Financial crisis at Nigerian embassies as FG delays cash

The chancery and the homes of diplomats and staff are under threat, and they must borrow money.

According to an ex-envoy, missions should receive funding in foreign currency.

Due to the Federal Government’s delay in releasing their capital and overhead payments, the Nigerian foreign embassies are currently in financial trouble.

The missions are in a desperate situation as of Saturday kuryaloaded discovery that the overhead vote for the second half of 2023, which should have been paid since June, is still unpaid.

Our source confirmed that the 109 Diplomatic Missions, which comprise 97 Embassies and 12 Consulates around the world, are concerned about the impact of the financial crisis on the running of the missions and the welfare of the workers.

Several missions may not be able to meet their financial obligations to their staff members and local contractors in the upcoming weeks, according to sources who spoke with our correspondent on Friday.

It was discovered that a number of debts, such as utility, water, and sanitation bills, were already piling up.

According to reports, anxious embassy employees stationed in Europe, Asia, and other continents are sending worried messages to their coworkers at the ministry’s Abuja headquarters.

According to a source, “The Federal Government has not paid overhead allocation to missions that ought to have been utilized to settle various utility bills, chancery rent, staff housing, energy, sanitation, and water bills.

“Since June, the vote intended for the second half of the year should have been paid. There was no reaction to the ministry’s dispatches from numerous missions.

The inadequate funding for diplomatic missions and the widespread complaints about the lack of budgetary votes, which significantly hampered their operations, were both covered by this journal.

The MFA released $270,000 for personnel overhead to a mission in Asia for the period of January to June, our correspondent learned at the beginning of the year.

However, Saturday kuryaloaded discovered that for the second half of the year, only $164,000 instead of $270,000 was provided to the mission, amounting to a 41% shortfall.

There have been claims that the government must have based the remittance on the current exchange rate, which is set at roughly N900 per dollar, even though the foreign affairs ministry could not provide explanations for the gap.

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Even the grossly insufficient finances included in the 2023 Budget are now impacted by the new exchange rate policy of floating the currency adopted by the Central Bank of Nigeria, an official said. “The truth remains that Nigerian Missions are not properly funded,” the official added.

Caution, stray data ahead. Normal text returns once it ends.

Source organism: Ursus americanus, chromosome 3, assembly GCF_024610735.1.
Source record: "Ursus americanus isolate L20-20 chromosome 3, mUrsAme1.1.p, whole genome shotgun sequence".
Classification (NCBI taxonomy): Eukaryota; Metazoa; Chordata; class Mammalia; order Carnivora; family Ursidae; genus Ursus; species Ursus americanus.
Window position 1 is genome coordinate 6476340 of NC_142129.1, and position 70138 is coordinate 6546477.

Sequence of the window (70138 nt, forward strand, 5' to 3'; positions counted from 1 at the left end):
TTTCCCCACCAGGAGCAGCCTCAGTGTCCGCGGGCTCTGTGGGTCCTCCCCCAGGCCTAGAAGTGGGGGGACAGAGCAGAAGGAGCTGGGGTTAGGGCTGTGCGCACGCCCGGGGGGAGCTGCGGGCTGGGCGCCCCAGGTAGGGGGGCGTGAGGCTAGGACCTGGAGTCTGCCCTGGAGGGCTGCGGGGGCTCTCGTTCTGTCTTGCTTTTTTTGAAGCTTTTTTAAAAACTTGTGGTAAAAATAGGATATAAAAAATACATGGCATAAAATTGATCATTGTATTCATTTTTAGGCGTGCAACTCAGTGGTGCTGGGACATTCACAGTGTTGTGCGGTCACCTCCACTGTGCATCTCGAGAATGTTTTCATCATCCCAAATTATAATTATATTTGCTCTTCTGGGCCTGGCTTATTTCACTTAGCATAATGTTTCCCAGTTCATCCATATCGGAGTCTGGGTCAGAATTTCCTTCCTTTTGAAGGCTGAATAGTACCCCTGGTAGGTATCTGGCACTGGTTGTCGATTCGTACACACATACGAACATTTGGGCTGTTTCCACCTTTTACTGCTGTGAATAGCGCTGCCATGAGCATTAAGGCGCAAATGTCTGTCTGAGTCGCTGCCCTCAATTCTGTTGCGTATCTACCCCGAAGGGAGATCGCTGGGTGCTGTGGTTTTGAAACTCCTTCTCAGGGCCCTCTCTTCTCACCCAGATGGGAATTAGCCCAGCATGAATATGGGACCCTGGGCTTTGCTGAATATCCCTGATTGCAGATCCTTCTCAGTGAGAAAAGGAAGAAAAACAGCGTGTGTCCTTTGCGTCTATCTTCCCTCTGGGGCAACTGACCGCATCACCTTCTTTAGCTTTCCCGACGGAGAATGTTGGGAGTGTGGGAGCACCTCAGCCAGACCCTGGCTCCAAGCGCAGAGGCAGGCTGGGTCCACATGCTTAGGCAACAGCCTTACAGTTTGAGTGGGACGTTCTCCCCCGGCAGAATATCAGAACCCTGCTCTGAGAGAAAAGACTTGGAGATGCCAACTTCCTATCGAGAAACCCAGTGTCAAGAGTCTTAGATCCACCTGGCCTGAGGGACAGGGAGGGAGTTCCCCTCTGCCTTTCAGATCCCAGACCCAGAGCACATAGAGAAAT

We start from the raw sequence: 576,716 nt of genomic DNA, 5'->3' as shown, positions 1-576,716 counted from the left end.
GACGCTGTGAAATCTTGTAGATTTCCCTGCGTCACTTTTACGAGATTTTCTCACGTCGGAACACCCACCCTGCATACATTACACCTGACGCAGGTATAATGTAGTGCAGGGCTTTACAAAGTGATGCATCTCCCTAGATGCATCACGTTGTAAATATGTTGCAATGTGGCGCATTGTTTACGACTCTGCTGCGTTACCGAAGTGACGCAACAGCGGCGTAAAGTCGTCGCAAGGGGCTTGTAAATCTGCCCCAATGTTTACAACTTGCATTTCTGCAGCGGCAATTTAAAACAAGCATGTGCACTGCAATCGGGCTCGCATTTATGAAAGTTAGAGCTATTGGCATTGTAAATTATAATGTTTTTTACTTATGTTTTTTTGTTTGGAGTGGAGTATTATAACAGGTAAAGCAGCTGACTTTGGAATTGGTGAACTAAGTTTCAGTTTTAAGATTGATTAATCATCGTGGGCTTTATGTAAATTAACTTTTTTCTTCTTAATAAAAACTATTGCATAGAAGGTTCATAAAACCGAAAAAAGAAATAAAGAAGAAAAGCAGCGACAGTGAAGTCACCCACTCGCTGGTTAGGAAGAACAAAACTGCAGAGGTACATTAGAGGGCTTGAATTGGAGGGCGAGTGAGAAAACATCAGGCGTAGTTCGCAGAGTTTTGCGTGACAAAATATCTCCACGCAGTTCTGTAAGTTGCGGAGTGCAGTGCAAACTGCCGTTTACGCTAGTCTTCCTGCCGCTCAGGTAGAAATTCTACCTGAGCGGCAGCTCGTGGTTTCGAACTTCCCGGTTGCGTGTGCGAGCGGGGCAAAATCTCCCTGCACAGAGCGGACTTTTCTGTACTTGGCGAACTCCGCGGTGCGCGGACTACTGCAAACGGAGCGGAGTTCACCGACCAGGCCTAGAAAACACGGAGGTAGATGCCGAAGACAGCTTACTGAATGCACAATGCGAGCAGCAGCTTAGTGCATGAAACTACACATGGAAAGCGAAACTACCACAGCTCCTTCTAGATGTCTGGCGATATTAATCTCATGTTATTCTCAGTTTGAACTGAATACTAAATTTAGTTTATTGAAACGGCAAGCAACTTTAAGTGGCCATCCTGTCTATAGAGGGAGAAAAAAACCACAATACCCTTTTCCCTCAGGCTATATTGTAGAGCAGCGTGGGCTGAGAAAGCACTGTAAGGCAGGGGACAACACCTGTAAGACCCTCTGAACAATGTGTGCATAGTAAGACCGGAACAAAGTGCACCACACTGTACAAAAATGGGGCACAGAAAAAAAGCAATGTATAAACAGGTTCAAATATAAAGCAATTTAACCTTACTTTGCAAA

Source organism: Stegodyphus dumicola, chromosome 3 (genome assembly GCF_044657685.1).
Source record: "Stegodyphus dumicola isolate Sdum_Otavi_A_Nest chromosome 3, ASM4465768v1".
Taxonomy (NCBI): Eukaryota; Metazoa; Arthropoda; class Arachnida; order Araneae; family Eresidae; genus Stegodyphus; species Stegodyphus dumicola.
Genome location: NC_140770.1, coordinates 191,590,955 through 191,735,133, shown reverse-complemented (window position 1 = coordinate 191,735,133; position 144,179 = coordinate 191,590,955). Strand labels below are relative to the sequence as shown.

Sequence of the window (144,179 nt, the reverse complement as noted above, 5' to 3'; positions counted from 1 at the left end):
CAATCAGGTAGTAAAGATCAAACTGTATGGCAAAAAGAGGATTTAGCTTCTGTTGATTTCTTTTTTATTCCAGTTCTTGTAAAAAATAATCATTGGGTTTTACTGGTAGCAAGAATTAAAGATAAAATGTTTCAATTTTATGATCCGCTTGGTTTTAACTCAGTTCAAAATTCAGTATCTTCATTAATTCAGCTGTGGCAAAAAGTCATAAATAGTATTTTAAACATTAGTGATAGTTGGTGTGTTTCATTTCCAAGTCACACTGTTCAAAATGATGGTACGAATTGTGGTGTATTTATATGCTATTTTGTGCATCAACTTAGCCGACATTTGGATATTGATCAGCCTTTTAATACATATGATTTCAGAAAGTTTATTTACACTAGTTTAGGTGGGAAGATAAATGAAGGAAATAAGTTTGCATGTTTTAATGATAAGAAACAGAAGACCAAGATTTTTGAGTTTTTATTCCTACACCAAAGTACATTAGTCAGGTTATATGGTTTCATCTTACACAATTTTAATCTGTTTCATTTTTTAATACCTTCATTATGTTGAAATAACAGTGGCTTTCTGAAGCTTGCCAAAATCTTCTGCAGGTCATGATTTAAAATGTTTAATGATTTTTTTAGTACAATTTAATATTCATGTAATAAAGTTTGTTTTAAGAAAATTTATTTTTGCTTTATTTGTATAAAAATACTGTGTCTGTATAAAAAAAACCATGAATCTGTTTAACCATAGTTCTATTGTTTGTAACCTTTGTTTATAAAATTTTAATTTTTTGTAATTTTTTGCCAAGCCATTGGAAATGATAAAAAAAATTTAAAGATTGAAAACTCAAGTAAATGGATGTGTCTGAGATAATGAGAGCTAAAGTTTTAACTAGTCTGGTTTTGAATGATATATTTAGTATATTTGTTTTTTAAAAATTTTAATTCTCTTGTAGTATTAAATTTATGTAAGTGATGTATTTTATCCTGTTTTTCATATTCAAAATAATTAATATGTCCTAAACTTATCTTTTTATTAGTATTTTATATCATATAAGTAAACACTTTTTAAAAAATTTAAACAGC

“Missions that received $590,000 and $383,000 in personnel allocation for the first half of the year were given $353,000 and $252,000, respectively, as personnel vote for the second half of the year,” a diplomat stated when explaining how the changing exchange rate had affected the remittance to the embassies.

“Under the current circumstances, most embassies may not be able to meet other financial obligations, such as paying rent and school fees for children, electricity, water, telephone, and security bills, or pay salaries and entitlements for officers, locally recruited staff members, and contractors. This is especially true if the government continues to withhold overhead and capital allocations.

“The implication is that staff members of the embassies and consulates abroad would suffer financial embarrassment which would be detrimental to the image of our country if nothing is urgently done to salvage the situation,” the statement reads.

It was learned that most missions typically divert the personnel vote to pay for staff housing and educational expenses for their offspring and wards because the overhead vote is insufficient.

The FG had not yet paid his mission’s capital vote, a Foreign Service officer revealed, saying that this had put the employees in a difficult situation since they were about to be evicted by their landlords.

While some missions deal directly with the landlords, he added that his mission preferred to give the personnel the funds to pay their landlords.

The FSO, who requested anonymity out of fear of retaliation, described his situation over the phone. He stated, “Staff housing rent and their children’s tuition were supposed to be paid from the overhead vote but this has not been done because the government has neglected to deliver the money.

“Some of us had to borrow money from Nigerian friends and relatives to keep our landlords from evicting us. We deposit 12 checks to cover a year’s worth of rent because we pay monthly, and the banks then credit the landlord on a monthly basis.

However, if you don’t have money in your account, the bank might report you to their regulating body because issuing a check without cash backing is against the law. Due to unpaid rent, many of our employees have been kicked out of their homes. Some Nigerian employees were kicked out of their apartments in Budapest, Hungary, in 2021 because they didn’t pay their rent.

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There are instances where diplomats borrow money to pay their rent and school costs in order to avoid being evicted. Some people borrow money from their friends in Nigeria, the local Nigerian churches they visit, or the Nigerian community.